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I have a process tree as P1 ⟶ P2 ⟶ P3 ⟶ P4 ⟶ P5 (so P2 is child for P1 and P3 is child for P2 and so on).

  • Process P1 and P2 belong to same process group.
  • Process P3 and P4 and P5 belong to other process group.

In process P1, we know the process group of P3, P4 and P5 (it is the value P3) and we are sending the SIGKILL to this process group. using kill(-P3, SIGKILL). The expectation is this will kill P3, P4 and P5 but not P2 but the observation is that P2 also got killed. I have a two questions here:

  1. Why is P2 getting killed?
  2. What would be the exit status of P2 we will be getting in P1.
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How do you know that P3, P4 and P5 are in a separate process group, and how did you set the process group for them? On the face of it, the system disagrees with you and thinks P2 is in the same process group as P3 et al. A Short, Self-Contained, Correct (Compiling) Example would help. The exit status of P2 reported to P1 would be WIFSIGNALED(status) true and WTERMSIG(status) == SIGKILL. How do you know the process group of P3 in P1? –  Jonathan Leffler Sep 9 '12 at 11:56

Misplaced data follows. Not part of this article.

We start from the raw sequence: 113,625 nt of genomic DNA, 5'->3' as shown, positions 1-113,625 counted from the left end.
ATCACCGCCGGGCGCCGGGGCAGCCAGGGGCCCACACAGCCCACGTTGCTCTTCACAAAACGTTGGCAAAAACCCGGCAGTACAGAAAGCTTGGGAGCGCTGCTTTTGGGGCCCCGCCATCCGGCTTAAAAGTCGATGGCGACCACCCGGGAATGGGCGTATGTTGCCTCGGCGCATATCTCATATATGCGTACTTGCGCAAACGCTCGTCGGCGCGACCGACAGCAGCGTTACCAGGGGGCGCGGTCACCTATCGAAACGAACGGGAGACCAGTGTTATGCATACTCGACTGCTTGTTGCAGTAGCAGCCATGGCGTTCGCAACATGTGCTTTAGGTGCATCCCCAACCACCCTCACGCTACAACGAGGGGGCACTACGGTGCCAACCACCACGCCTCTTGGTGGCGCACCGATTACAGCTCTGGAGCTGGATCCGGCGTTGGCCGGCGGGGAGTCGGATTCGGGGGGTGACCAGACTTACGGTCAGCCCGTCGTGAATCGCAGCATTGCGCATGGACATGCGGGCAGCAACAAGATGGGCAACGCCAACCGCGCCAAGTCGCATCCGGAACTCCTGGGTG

Which system calls are you using? setsid(), setpgid(), setpgrp(), tcsetpgrp(), or something else? –  Jonathan Leffler Sep 9 '12 at 11:58
I am using setpgid() to set the common process group for P3,P4 and P5.P3 will do fork() and exece of P4 and same for P5 which will make all of P3,P4 and P5 into the same process group. Although P3 is a child for P2 but after calling setpgid() it will move into different process group. –  Arpit Sep 9 '12 at 12:07
You need to show the code. There are too many ways this could be written for us to be able to guess what you're doing. Do you check the return values from setpgid()? Did you validate the process groups with getpgid()? How does P1 get to know the process group (or even PID) for P3? –  Jonathan Leffler Sep 9 '12 at 12:21

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